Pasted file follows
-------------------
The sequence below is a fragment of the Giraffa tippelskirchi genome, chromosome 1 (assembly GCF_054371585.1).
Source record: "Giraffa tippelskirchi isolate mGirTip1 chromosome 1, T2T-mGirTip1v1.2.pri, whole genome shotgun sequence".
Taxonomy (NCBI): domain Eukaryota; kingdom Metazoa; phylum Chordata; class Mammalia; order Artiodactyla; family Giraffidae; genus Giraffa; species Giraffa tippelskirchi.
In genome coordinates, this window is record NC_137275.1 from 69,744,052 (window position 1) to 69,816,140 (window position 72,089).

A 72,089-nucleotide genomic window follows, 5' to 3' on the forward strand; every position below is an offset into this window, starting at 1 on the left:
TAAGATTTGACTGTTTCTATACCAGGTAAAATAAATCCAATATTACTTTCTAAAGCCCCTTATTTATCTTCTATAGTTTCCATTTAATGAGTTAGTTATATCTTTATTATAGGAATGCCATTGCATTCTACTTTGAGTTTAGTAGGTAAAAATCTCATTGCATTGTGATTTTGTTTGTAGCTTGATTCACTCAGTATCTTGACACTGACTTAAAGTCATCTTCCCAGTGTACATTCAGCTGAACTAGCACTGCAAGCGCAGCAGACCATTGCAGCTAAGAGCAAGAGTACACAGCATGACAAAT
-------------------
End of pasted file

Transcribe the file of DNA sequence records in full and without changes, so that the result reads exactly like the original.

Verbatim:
The sequence below is a fragment of the Giraffa tippelskirchi genome, chromosome 1 (assembly GCF_054371585.1).
Source record: "Giraffa tippelskirchi isolate mGirTip1 chromosome 1, T2T-mGirTip1v1.2.pri, whole genome shotgun sequence".
Taxonomy (NCBI): domain Eukaryota; kingdom Metazoa; phylum Chordata; class Mammalia; order Artiodactyla; family Giraffidae; genus Giraffa; species Giraffa tippelskirchi.
In genome coordinates, this window is record NC_137275.1 from 69,744,052 (window position 1) to 69,816,140 (window position 72,089).

A 72,089-nucleotide genomic window follows, 5' to 3' on the forward strand; every position below is an offset into this window, starting at 1 on the left:
TAAGATTTGACTGTTTCTATACCAGGTAAAATAAATCCAATATTACTTTCTAAAGCCCCTTATTTATCTTCTATAGTTTCCATTTAATGAGTTAGTTATATCTTTATTATAGGAATGCCATTGCATTCTACTTTGAGTTTAGTAGGTAAAAATCTCATTGCATTGTGATTTTGTTTGTAGCTTGATTCACTCAGTATCTTGACACTGACTTAAAGTCATCTTCCCAGTGTACATTCAGCTGAACTAGCACTGCAAGCGCAGCAGACCATTGCAGCTAAGAGCAAGAGTACACAGCATGACAAAT